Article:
A cross-sectional analysis of the prevalence of undertreatment of nonpain symptoms and factors associated with undertreatment in older nursing home hospice/palliative care patients

Center for Health Equity Research and Promotion, Veterans Affairs Pittsburgh Healthcare System, Pittsburgh, Pennsylvania, USA.
The American journal of geriatric pharmacotherapy 06/2010; 8(3):225-32. DOI: 10.1016/j.amjopharm.2010.05.002
Source: PubMed


Approximately 25% of all US deaths occur in the long-term care setting, and this figure is projected to rise to 40% by the year 2040. Currently, there is limited information on nonpain symptoms and their appropriate treatment in this setting at the end of life.
This study evaluated the prevalence of undertreatment of nonpain symptoms and factors associated with undertreatment in older nursing home hospice/palliative care patients.
This study used a cross-sectional sample of older (>or=65 years) hospice/palliative care patients to represent all patients from the 2004 National Nursing Home Survey (NNHS) funded by the Centers for Disease Control and Prevention. Nonpain symptoms were determined from facility staff, who used the medical records to answer questions about the residents. Data on medication use were derived from medication administration records. Undertreatment was defined as the omission of a necessary medication for a specific nonpain symptom and was evaluated as a dichotomous variable (yes = the nonpain symptom was not treated with a medication; no = the nonpain symptom was treated with a medication). Cross-sectional bivariate analyses were conducted using chi(2) and regression coefficient tests to determine factors potentially associated with undertreatment of nonpain symptoms.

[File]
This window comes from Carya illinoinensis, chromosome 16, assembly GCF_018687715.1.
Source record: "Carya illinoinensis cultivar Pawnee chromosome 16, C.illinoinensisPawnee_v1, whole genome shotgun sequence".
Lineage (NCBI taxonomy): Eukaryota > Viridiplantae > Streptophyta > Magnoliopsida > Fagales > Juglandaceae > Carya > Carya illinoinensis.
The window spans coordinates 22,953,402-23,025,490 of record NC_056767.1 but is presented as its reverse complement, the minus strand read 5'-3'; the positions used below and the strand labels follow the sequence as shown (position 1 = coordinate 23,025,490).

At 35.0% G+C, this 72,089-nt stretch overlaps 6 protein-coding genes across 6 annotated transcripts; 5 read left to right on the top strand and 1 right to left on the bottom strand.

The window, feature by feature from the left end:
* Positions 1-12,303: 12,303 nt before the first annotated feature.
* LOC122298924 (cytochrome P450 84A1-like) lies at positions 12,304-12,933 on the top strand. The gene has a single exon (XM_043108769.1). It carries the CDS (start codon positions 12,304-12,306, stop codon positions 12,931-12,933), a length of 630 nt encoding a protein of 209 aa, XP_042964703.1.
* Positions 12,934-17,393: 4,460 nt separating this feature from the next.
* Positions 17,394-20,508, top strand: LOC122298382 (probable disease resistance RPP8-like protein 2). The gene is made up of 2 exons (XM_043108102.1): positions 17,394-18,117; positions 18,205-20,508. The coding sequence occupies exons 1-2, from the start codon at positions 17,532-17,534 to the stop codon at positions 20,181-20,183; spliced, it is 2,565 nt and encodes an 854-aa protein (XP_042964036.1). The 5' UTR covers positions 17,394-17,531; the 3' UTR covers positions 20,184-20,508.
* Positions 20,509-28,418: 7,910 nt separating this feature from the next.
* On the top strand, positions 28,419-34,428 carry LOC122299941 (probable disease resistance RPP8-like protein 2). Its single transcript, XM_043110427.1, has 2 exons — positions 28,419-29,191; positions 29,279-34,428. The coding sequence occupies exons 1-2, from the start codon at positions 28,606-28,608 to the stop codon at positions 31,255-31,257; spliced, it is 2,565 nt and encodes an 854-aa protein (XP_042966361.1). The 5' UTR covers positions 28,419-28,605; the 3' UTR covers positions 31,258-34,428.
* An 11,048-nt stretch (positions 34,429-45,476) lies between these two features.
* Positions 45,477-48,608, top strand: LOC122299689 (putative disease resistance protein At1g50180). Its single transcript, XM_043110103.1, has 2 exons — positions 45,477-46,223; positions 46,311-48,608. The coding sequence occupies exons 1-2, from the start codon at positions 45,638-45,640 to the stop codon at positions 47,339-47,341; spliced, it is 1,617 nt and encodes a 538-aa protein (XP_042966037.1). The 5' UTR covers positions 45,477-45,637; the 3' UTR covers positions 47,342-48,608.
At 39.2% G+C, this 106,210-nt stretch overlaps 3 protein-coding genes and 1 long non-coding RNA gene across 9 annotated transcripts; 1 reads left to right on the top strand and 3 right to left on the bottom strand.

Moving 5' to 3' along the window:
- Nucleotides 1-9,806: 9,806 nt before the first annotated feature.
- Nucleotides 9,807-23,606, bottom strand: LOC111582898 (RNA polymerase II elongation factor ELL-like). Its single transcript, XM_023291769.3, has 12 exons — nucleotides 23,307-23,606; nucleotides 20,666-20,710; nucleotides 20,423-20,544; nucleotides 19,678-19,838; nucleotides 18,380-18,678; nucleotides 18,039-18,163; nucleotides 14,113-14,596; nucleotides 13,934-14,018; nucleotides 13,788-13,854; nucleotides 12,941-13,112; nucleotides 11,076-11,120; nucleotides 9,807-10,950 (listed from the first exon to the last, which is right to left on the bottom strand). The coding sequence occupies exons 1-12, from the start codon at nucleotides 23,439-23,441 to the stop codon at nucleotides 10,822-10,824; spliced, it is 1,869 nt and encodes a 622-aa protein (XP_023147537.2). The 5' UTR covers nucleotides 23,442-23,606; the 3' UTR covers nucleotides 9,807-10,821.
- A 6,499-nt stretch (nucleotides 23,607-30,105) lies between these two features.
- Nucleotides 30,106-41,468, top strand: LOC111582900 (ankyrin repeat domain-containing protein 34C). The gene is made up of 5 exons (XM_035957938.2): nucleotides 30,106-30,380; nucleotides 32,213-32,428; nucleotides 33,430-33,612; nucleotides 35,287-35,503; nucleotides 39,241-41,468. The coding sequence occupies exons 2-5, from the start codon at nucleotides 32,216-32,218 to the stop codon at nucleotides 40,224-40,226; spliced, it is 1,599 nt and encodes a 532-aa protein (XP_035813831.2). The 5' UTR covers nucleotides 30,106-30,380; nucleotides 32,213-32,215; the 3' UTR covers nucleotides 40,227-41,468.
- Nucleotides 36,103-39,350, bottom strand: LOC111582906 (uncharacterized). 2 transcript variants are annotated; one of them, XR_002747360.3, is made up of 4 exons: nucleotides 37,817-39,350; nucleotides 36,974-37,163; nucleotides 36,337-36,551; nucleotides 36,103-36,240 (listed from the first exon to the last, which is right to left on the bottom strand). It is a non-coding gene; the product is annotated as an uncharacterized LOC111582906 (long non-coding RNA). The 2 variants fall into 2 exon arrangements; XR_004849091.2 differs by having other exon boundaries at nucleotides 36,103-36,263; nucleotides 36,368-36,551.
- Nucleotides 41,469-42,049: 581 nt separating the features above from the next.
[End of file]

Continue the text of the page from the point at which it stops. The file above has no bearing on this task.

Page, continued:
The cross-sectional sample included 303 older nursing home hospice/palliative care patients from among the 33,413 (weighted) patients from the 2004 NNHS. Overall, most of the patients were white (91.4% [277/303]) and female (71.9% [218/303]), and nearly half were aged >or=85 years (47.9% [145/303]). One or more nonpain symptoms occurred in 82 patients (22.0% weighted). The most common nonpain symptoms (weighted percentages) were constipation/fecal impaction in 35 patients (8.8%), cough in 34 patients (9.2%), nausea/vomiting in 26 patients (7.2%), fever in 11 patients (3.1%), and diarrhea in 9 patients (1.9%). Medication undertreatment of any of the above symptoms was seen in 47 of 82 patients (60.0% weighted), ranging from a low of 26.4% for constipation/ fecal impaction to a high of 88.0% for nausea/vomiting. Undertreated patients had significantly more problems with bed mobility (n [weighted %], 43 [92.3%] vs 21 [67.2%]; P = 0.013), mood (21 [44.7%] vs 7 [19.7%]; P = 0.017), and pressure ulcers (12 [25.7%] vs 2 [6.1%]; P = 0.023) than did treated patients. The undertreated group also had a significantly greater number of secondary diagnoses (weighted mean [SD], 6.5 [0.7] vs 5.2 [0.5]; P = 0.004) but had a shorter length of stay in hospice/ palliative care (120.5 [20.1] vs 219.4 [51.8] days; P < 0.001) or in the nursing home (552.0 [96.5] vs 1285.4 [268.3] days; P = 0.001).